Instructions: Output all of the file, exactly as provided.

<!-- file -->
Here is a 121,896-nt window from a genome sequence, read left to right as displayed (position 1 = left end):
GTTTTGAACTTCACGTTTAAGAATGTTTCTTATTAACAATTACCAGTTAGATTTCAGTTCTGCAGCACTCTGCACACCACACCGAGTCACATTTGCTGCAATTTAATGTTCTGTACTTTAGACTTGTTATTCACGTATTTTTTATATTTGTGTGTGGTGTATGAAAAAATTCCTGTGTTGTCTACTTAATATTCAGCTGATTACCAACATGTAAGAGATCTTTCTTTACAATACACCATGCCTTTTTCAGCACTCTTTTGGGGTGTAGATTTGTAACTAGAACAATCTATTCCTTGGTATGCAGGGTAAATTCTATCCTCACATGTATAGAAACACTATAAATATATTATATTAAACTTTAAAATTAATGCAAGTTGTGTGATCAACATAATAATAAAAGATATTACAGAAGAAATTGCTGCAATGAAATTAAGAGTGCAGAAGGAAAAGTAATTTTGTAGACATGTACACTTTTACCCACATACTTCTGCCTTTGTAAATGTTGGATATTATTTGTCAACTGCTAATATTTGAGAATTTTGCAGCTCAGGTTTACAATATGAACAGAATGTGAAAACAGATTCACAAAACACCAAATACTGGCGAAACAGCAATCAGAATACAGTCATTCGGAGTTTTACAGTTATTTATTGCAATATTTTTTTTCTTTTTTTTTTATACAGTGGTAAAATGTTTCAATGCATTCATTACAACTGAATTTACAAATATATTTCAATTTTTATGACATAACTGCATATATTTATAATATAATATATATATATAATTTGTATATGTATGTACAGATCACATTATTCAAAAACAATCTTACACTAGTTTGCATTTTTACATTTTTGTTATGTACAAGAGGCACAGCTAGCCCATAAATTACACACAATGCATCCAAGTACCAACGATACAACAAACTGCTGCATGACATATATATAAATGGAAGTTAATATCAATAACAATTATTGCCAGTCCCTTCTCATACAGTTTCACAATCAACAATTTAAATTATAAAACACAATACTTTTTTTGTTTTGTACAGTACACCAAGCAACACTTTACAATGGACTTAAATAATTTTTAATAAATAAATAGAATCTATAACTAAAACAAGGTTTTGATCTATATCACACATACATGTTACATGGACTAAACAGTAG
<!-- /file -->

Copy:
Here is a 121,896-nt window from a genome sequence, read left to right as displayed (position 1 = left end):
GTTTTGAACTTCACGTTTAAGAATGTTTCTTATTAACAATTACCAGTTAGATTTCAGTTCTGCAGCACTCTGCACACCACACCGAGTCACATTTGCTGCAATTTAATGTTCTGTACTTTAGACTTGTTATTCACGTATTTTTTATATTTGTGTGTGGTGTATGAAAAAATTCCTGTGTTGTCTACTTAATATTCAGCTGATTACCAACATGTAAGAGATCTTTCTTTACAATACACCATGCCTTTTTCAGCACTCTTTTGGGGTGTAGATTTGTAACTAGAACAATCTATTCCTTGGTATGCAGGGTAAATTCTATCCTCACATGTATAGAAACACTATAAATATATTATATTAAACTTTAAAATTAATGCAAGTTGTGTGATCAACATAATAATAAAAGATATTACAGAAGAAATTGCTGCAATGAAATTAAGAGTGCAGAAGGAAAAGTAATTTTGTAGACATGTACACTTTTACCCACATACTTCTGCCTTTGTAAATGTTGGATATTATTTGTCAACTGCTAATATTTGAGAATTTTGCAGCTCAGGTTTACAATATGAACAGAATGTGAAAACAGATTCACAAAACACCAAATACTGGCGAAACAGCAATCAGAATACAGTCATTCGGAGTTTTACAGTTATTTATTGCAATATTTTTTTTCTTTTTTTTTTATACAGTGGTAAAATGTTTCAATGCATTCATTACAACTGAATTTACAAATATATTTCAATTTTTATGACATAACTGCATATATTTATAATATAATATATATATATAATTTGTATATGTATGTACAGATCACATTATTCAAAAACAATCTTACACTAGTTTGCATTTTTACATTTTTGTTATGTACAAGAGGCACAGCTAGCCCATAAATTACACACAATGCATCCAAGTACCAACGATACAACAAACTGCTGCATGACATATATATAAATGGAAGTTAATATCAATAACAATTATTGCCAGTCCCTTCTCATACAGTTTCACAATCAACAATTTAAATTATAAAACACAATACTTTTTTTGTTTTGTACAGTACACCAAGCAACACTTTACAATGGACTTAAATAATTTTTAATAAATAAATAGAATCTATAACTAAAACAAGGTTTTGATCTATATCACACATACATGTTACATGGACTAAACAGTAG